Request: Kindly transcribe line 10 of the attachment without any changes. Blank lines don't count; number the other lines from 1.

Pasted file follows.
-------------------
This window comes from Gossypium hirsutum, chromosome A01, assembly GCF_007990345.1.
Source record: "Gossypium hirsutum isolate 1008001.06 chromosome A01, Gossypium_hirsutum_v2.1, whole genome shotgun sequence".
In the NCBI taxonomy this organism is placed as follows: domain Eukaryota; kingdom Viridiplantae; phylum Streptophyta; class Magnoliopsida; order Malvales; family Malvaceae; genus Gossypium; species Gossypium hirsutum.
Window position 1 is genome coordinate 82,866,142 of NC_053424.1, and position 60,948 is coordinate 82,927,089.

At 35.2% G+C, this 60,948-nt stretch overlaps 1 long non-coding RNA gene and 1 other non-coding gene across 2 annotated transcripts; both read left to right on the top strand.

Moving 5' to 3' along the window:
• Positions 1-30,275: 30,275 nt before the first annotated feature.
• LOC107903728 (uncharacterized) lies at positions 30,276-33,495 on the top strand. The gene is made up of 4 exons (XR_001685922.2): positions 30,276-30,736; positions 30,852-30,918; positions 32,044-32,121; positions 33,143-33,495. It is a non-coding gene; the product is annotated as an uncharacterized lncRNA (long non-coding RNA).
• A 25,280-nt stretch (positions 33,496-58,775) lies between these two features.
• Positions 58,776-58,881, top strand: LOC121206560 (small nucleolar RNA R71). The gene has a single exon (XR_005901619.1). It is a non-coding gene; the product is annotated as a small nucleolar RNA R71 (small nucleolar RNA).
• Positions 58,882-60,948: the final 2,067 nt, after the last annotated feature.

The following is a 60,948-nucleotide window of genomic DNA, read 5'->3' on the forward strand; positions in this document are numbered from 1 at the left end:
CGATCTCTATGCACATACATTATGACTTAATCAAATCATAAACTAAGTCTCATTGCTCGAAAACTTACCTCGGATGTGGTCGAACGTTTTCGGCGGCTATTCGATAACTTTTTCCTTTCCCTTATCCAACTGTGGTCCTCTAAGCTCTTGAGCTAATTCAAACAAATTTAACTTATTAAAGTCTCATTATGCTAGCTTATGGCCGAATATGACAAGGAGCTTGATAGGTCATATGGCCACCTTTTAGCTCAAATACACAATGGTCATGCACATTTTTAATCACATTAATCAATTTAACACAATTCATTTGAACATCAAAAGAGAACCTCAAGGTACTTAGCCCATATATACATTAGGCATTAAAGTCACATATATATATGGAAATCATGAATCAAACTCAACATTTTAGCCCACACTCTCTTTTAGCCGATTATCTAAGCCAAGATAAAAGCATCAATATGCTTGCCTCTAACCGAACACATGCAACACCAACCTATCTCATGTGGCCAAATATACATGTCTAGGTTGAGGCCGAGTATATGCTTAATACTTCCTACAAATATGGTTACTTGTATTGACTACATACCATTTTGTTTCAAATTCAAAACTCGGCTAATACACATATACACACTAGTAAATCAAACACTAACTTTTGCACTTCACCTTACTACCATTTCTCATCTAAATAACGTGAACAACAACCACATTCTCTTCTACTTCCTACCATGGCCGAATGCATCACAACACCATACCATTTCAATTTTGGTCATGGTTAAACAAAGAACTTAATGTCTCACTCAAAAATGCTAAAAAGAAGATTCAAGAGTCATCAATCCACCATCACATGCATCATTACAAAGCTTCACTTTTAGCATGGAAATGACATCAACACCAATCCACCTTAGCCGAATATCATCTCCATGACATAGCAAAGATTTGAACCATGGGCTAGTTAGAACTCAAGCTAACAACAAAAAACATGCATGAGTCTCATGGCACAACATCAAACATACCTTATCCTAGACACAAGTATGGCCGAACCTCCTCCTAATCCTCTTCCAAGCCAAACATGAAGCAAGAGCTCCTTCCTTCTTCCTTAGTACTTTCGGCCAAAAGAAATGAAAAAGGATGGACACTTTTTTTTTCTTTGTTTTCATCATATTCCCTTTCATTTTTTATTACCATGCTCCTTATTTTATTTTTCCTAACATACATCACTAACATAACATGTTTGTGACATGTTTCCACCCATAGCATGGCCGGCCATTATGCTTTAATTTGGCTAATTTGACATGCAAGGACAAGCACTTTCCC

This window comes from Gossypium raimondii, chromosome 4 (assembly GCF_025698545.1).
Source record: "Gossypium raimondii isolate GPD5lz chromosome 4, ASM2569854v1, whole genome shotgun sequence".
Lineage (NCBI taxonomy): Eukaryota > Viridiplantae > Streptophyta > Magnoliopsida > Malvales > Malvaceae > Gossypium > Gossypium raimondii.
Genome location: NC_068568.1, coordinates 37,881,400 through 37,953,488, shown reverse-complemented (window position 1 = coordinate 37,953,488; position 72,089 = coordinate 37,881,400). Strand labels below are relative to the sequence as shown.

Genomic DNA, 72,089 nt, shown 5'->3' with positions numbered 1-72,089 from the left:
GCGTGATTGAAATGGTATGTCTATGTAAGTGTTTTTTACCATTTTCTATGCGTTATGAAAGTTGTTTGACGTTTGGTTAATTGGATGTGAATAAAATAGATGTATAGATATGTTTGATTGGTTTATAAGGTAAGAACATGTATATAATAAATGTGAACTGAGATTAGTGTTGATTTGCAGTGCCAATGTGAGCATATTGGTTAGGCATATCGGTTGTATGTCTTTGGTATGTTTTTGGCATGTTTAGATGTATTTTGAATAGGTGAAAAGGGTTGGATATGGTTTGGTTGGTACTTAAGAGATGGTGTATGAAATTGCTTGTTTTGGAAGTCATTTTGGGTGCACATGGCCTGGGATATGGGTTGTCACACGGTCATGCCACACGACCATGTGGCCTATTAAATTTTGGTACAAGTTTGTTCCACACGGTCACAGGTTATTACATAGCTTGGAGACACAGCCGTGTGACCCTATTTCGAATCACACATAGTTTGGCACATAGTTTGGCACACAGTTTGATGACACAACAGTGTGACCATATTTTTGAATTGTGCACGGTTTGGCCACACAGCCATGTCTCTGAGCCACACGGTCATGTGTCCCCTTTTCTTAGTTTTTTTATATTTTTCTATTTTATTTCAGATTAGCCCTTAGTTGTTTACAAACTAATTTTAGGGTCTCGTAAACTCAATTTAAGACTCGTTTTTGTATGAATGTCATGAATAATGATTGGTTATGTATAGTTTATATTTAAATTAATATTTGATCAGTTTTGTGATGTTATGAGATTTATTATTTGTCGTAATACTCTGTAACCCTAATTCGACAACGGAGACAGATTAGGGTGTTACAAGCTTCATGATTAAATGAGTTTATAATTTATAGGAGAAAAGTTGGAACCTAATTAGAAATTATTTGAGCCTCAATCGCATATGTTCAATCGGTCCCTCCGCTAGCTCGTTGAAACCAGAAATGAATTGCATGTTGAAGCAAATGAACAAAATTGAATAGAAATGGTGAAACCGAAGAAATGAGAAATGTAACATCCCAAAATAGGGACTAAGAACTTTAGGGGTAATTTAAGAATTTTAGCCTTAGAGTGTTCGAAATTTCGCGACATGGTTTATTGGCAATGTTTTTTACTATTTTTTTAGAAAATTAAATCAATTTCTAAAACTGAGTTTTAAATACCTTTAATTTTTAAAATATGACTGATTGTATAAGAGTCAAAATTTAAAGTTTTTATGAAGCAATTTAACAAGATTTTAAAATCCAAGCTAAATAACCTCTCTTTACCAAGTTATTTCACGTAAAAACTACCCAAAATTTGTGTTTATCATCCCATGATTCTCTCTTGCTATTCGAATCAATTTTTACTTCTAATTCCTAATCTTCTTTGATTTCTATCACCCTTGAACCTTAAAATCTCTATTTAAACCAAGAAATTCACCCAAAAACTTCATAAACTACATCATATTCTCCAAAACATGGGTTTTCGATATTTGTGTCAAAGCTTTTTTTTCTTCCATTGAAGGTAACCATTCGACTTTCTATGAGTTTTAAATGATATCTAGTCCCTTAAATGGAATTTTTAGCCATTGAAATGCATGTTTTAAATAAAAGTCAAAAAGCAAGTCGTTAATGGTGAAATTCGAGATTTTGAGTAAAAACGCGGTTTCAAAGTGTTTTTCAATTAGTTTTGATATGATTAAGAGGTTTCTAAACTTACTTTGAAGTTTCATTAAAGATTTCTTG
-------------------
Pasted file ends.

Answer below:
• Positions 58,776-58,881, top strand: LOC121206560 (small nucleolar RNA R71). The gene has a single exon (XR_005901619.1). It is a non-coding gene; the product is annotated as a small nucleolar RNA R71 (small nucleolar RNA).